I feel so much better. On Saturday morning, we went on an easy hike along the Eno, and I think the fresh air, movement, and — most importantly — the vigorous sweating, helped to equalize all the pressure and get rid of excess fluid.
Here are a selection of photos from the hike:
In the afternoon we went to a birthday party for our little friend, Ella, and being around other parents and kids helped a lot. When I didn’t feel well, I just wanted to hide in the dark. Here are some photos from that:
I have been thinking about the cyst rupture, and been worried about the possibility of a second rupture, and I think I’ve put everything where it needs to go. Of course, going back to the midwives in a month for an ultrasound — to shine a flashlight around the dusty old warehouse — will help a lot, but in the meantime, I don’t want to worry about this everyday. So what I think is that Hormone Storm 2017 came about from the convergence of weaning Grant and my periods returning (one didn’t cause the other, I started having periods again before I started weaning). But I think both those things happening around the same time caused a progesterone surge — evidenced by the rash blooms surfacing across the ocean of my belly, a typical sign of autoimmune progesterone disease. My hair curled. The next cycle, a cyst formed (which is normal) but instead of reabsorbing without rupture or staying steady, it grew rapidly (due to hormone surge) and then popped like a sausage casing full of oatmeal. I’m almost sure that imagery isn’t quite accurate, but if I get to choose based on what it felt like (and I do, it’s my blog), that’s what I choose. I’m obviously not a doctor. I don’t know if this is right or not. But it makes me feel that this isn’t necessary going to repeat.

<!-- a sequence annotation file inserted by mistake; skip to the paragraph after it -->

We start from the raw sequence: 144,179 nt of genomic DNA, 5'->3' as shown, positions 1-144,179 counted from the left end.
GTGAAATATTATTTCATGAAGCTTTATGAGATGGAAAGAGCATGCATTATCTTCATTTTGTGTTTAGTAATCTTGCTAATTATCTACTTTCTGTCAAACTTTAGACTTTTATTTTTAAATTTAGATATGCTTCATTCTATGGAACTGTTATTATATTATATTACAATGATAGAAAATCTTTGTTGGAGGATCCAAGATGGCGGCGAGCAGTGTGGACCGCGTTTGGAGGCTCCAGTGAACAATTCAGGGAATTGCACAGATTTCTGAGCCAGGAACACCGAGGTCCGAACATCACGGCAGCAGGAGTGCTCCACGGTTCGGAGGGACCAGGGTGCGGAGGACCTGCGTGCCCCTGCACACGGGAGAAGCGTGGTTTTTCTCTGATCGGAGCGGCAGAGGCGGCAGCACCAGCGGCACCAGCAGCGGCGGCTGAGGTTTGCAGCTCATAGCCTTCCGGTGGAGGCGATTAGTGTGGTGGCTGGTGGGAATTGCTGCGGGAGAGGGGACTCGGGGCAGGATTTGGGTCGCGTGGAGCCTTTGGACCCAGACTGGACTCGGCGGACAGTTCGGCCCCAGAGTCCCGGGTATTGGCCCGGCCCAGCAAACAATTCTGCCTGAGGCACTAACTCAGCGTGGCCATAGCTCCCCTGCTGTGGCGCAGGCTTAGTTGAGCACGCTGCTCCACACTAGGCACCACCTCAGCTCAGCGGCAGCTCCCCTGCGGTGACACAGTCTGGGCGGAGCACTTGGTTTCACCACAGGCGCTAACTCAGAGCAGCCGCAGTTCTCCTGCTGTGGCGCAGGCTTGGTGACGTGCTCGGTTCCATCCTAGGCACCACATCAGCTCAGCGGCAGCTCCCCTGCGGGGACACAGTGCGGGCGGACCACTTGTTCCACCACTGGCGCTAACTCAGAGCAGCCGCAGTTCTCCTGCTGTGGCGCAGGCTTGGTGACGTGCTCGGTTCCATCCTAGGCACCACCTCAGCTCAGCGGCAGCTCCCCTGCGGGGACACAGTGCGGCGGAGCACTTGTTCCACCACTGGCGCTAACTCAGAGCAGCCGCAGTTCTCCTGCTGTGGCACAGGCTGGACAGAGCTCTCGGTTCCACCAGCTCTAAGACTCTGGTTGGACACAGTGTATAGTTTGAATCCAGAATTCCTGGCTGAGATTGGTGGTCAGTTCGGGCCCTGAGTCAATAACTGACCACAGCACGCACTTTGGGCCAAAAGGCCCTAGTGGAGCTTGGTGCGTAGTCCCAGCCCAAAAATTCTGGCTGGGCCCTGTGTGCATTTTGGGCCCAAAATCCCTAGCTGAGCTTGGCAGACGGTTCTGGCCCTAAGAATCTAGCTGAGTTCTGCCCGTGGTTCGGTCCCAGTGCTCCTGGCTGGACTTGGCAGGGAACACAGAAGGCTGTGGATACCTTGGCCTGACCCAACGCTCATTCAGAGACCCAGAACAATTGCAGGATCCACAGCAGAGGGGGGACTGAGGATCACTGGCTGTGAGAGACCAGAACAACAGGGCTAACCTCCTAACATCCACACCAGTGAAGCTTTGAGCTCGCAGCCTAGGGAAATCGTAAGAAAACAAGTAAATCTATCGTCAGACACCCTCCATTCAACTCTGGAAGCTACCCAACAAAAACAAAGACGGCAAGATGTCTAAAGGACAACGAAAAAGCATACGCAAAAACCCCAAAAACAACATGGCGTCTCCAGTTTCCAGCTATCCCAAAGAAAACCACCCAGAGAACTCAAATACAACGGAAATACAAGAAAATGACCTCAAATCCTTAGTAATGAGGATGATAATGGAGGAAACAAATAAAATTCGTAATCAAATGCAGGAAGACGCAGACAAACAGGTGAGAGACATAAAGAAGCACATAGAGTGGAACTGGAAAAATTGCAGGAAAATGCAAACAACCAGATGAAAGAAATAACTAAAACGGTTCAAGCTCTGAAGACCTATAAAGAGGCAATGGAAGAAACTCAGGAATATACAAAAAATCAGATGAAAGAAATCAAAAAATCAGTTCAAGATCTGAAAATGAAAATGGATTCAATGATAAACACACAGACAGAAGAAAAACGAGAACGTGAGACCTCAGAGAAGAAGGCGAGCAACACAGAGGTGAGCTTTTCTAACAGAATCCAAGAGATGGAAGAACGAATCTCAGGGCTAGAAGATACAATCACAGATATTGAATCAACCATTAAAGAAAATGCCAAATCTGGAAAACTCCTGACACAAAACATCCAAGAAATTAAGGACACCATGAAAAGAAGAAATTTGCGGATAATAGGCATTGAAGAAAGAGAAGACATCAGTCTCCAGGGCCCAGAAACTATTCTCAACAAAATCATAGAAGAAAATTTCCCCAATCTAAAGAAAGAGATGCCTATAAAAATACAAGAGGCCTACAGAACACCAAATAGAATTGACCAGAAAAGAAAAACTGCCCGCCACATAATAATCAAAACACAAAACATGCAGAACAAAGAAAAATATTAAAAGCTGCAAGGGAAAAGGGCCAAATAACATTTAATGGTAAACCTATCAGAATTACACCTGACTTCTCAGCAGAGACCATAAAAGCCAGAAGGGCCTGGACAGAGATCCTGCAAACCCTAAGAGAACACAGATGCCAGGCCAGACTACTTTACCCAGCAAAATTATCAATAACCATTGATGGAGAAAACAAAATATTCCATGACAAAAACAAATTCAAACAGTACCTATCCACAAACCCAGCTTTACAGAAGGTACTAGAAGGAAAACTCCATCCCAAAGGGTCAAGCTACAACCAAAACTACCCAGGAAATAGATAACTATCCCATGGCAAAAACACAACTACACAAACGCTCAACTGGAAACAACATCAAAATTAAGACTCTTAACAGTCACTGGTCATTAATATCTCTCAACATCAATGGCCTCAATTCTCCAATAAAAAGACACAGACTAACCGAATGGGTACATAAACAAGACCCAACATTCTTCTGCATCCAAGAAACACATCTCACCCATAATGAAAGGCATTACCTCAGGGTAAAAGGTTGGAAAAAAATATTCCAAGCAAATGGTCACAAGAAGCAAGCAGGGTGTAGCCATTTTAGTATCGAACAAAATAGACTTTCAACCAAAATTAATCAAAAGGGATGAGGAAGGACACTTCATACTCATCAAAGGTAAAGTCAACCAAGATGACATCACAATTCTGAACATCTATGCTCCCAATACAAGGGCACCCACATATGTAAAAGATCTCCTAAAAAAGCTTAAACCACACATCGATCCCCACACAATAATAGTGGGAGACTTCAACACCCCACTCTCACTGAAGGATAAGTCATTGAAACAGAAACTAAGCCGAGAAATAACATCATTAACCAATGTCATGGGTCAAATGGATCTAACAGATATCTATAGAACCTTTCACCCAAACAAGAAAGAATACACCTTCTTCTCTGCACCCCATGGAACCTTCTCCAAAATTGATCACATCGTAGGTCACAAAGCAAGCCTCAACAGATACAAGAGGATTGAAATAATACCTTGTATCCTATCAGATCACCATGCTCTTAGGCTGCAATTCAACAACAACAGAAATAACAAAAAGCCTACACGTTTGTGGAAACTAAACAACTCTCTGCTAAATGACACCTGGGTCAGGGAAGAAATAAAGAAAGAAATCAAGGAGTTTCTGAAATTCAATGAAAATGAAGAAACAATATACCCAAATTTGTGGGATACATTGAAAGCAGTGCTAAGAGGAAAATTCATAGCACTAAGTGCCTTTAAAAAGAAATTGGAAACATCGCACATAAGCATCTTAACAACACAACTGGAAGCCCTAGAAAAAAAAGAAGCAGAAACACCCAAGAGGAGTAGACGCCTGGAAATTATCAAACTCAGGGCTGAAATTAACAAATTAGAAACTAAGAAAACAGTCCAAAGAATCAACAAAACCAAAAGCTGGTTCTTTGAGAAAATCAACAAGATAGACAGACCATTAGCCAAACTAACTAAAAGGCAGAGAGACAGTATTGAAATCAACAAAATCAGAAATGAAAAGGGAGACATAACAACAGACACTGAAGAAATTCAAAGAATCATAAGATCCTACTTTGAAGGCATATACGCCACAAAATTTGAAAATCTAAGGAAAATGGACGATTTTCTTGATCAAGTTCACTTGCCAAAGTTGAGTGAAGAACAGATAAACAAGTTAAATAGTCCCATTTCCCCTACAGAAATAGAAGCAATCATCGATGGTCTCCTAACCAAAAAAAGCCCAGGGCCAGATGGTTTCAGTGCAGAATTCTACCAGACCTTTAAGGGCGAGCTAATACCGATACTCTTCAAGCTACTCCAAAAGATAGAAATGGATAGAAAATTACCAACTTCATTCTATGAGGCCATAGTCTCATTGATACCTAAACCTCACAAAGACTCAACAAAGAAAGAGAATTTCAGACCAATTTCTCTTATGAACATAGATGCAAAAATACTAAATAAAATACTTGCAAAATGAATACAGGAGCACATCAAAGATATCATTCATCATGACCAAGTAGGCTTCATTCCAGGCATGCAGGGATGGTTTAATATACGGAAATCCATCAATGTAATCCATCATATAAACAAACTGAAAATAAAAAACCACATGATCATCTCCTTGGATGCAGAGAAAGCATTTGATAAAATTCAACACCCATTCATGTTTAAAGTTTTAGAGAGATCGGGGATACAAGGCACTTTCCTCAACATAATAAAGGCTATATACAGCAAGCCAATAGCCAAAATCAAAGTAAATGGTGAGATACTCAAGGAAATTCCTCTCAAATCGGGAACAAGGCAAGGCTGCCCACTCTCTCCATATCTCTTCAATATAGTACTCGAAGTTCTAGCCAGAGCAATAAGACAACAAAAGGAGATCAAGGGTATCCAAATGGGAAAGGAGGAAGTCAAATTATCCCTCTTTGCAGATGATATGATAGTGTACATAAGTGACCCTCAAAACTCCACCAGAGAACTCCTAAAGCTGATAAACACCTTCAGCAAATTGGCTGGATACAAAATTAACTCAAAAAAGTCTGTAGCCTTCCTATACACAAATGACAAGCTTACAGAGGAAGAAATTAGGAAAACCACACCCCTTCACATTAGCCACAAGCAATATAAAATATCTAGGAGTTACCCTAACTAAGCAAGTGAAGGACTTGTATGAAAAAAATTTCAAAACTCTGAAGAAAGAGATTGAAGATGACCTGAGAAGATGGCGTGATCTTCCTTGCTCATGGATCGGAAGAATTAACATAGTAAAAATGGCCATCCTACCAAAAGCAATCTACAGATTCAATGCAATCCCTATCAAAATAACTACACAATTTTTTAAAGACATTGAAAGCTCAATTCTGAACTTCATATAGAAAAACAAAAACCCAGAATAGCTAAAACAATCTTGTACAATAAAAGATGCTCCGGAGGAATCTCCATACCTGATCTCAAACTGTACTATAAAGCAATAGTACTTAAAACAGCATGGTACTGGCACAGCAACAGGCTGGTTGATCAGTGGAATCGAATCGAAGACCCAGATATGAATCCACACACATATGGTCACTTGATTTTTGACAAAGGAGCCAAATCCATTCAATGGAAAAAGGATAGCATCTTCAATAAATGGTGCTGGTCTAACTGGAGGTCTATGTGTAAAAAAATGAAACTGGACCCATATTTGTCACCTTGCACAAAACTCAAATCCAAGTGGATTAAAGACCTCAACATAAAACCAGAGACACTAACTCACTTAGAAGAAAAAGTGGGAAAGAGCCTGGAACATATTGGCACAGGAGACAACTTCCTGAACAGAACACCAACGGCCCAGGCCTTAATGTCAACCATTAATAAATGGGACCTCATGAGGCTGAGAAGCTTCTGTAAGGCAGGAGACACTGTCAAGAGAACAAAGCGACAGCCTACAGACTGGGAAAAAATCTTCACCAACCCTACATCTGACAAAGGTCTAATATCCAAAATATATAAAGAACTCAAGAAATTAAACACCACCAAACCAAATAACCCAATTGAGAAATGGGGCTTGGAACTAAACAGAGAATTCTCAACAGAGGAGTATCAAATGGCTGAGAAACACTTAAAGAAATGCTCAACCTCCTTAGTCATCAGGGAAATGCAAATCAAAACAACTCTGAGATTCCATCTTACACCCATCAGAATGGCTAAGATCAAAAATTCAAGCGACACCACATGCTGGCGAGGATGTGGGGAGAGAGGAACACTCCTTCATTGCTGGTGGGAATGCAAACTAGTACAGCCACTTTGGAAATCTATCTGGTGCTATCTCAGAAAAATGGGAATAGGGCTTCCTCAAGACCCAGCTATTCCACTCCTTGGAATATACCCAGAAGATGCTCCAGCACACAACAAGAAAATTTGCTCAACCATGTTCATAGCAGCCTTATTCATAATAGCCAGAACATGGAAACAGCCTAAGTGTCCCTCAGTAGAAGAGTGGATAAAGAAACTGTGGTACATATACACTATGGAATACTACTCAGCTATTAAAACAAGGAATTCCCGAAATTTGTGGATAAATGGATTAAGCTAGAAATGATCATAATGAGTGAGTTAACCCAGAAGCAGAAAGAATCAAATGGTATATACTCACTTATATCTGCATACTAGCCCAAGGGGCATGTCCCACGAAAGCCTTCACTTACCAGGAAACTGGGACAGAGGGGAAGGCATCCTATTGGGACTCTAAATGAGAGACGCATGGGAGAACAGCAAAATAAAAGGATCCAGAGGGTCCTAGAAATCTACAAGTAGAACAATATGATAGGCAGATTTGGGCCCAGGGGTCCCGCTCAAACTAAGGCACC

I’m also reminded that some women are in excruciating pain every single month during ovulation. I suspect, again — not a doctor — that I’ve had relatively low key PMS because my body learned early that progesterone made me itchy, and dialed back on all the hormones around ovulation. This of course made it difficult to get pregnant later, but was great otherwise. But other women aren’t so lucky. They suffer from polycystic ovarian syndrome (PCOS), which translates loosely to bunches of cysts, pain, and enraged hormones, every month. Others don’t have PCOS, but do have intense, debilitating cramps — have you ever had a Charlie horse? Imagine that, but in your gut. Top pain of all stripes with waves of fear, sadness, anger, guilt, and shame. Then you break out. With acne, not metaphorically. It’s hell. It really is. Every woman’s relationship with and feelings about her cycle are complicated and prone to change over time. One of the hardest things to deal with is that your body changes substantially (mentally and physically) and you are supposed to pretend it’s not. Society genuinely doesn’t have any patience for periods.